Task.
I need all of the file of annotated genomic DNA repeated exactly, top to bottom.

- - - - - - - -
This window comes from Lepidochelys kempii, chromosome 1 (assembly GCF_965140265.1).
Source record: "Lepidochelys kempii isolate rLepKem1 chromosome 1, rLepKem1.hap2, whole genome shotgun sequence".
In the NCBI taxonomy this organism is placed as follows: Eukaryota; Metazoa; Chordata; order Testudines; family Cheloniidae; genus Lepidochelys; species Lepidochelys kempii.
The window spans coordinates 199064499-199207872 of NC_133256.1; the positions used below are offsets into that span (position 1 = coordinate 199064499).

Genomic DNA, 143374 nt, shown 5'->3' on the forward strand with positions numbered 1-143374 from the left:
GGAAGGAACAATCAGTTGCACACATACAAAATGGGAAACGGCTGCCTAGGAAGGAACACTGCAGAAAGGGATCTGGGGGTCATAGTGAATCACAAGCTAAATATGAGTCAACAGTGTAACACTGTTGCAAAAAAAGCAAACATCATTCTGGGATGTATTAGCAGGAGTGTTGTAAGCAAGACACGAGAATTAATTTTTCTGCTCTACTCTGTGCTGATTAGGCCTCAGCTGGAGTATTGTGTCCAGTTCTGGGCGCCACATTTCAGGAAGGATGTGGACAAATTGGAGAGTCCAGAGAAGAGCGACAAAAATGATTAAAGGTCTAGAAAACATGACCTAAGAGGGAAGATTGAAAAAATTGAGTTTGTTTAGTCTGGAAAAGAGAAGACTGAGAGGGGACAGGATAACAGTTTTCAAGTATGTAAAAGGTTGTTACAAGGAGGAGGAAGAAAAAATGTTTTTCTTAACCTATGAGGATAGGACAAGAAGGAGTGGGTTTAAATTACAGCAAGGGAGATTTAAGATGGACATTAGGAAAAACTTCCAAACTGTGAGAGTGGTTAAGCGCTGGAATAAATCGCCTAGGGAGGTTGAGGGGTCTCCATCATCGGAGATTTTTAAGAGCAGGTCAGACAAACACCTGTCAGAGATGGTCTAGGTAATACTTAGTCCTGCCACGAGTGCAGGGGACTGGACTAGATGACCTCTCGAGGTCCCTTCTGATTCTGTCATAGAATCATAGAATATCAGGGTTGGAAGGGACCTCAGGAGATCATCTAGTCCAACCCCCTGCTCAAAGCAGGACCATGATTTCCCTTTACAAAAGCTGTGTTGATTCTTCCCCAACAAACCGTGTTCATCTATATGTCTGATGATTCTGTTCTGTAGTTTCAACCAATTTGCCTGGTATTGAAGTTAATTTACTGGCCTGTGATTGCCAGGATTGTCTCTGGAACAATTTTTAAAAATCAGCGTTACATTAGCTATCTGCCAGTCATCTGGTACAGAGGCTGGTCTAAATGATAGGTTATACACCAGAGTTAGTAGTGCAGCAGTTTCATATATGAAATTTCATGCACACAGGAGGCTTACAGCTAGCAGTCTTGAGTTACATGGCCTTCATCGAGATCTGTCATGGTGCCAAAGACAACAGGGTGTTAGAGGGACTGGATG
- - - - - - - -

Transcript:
This window comes from Lepidochelys kempii, chromosome 1 (assembly GCF_965140265.1).
Source record: "Lepidochelys kempii isolate rLepKem1 chromosome 1, rLepKem1.hap2, whole genome shotgun sequence".
In the NCBI taxonomy this organism is placed as follows: Eukaryota; Metazoa; Chordata; order Testudines; family Cheloniidae; genus Lepidochelys; species Lepidochelys kempii.
The window spans coordinates 199064499-199207872 of NC_133256.1; the positions used below are offsets into that span (position 1 = coordinate 199064499).

Genomic DNA, 143374 nt, shown 5'->3' on the forward strand with positions numbered 1-143374 from the left:
GGAAGGAACAATCAGTTGCACACATACAAAATGGGAAACGGCTGCCTAGGAAGGAACACTGCAGAAAGGGATCTGGGGGTCATAGTGAATCACAAGCTAAATATGAGTCAACAGTGTAACACTGTTGCAAAAAAAGCAAACATCATTCTGGGATGTATTAGCAGGAGTGTTGTAAGCAAGACACGAGAATTAATTTTTCTGCTCTACTCTGTGCTGATTAGGCCTCAGCTGGAGTATTGTGTCCAGTTCTGGGCGCCACATTTCAGGAAGGATGTGGACAAATTGGAGAGTCCAGAGAAGAGCGACAAAAATGATTAAAGGTCTAGAAAACATGACCTAAGAGGGAAGATTGAAAAAATTGAGTTTGTTTAGTCTGGAAAAGAGAAGACTGAGAGGGGACAGGATAACAGTTTTCAAGTATGTAAAAGGTTGTTACAAGGAGGAGGAAGAAAAAATGTTTTTCTTAACCTATGAGGATAGGACAAGAAGGAGTGGGTTTAAATTACAGCAAGGGAGATTTAAGATGGACATTAGGAAAAACTTCCAAACTGTGAGAGTGGTTAAGCGCTGGAATAAATCGCCTAGGGAGGTTGAGGGGTCTCCATCATCGGAGATTTTTAAGAGCAGGTCAGACAAACACCTGTCAGAGATGGTCTAGGTAATACTTAGTCCTGCCACGAGTGCAGGGGACTGGACTAGATGACCTCTCGAGGTCCCTTCTGATTCTGTCATAGAATCATAGAATATCAGGGTTGGAAGGGACCTCAGGAGATCATCTAGTCCAACCCCCTGCTCAAAGCAGGACCATGATTTCCCTTTACAAAAGCTGTGTTGATTCTTCCCCAACAAACCGTGTTCATCTATATGTCTGATGATTCTGTTCTGTAGTTTCAACCAATTTGCCTGGTATTGAAGTTAATTTACTGGCCTGTGATTGCCAGGATTGTCTCTGGAACAATTTTTAAAAATCAGCGTTACATTAGCTATCTGCCAGTCATCTGGTACAGAGGCTGGTCTAAATGATAGGTTATACACCAGAGTTAGTAGTGCAGCAGTTTCATATATGAAATTTCATGCACACAGGAGGCTTACAGCTAGCAGTCTTGAGTTACATGGCCTTCATCGAGATCTGTCATGGTGCCAAAGACAACAGGGTGTTAGAGGGACTGGATG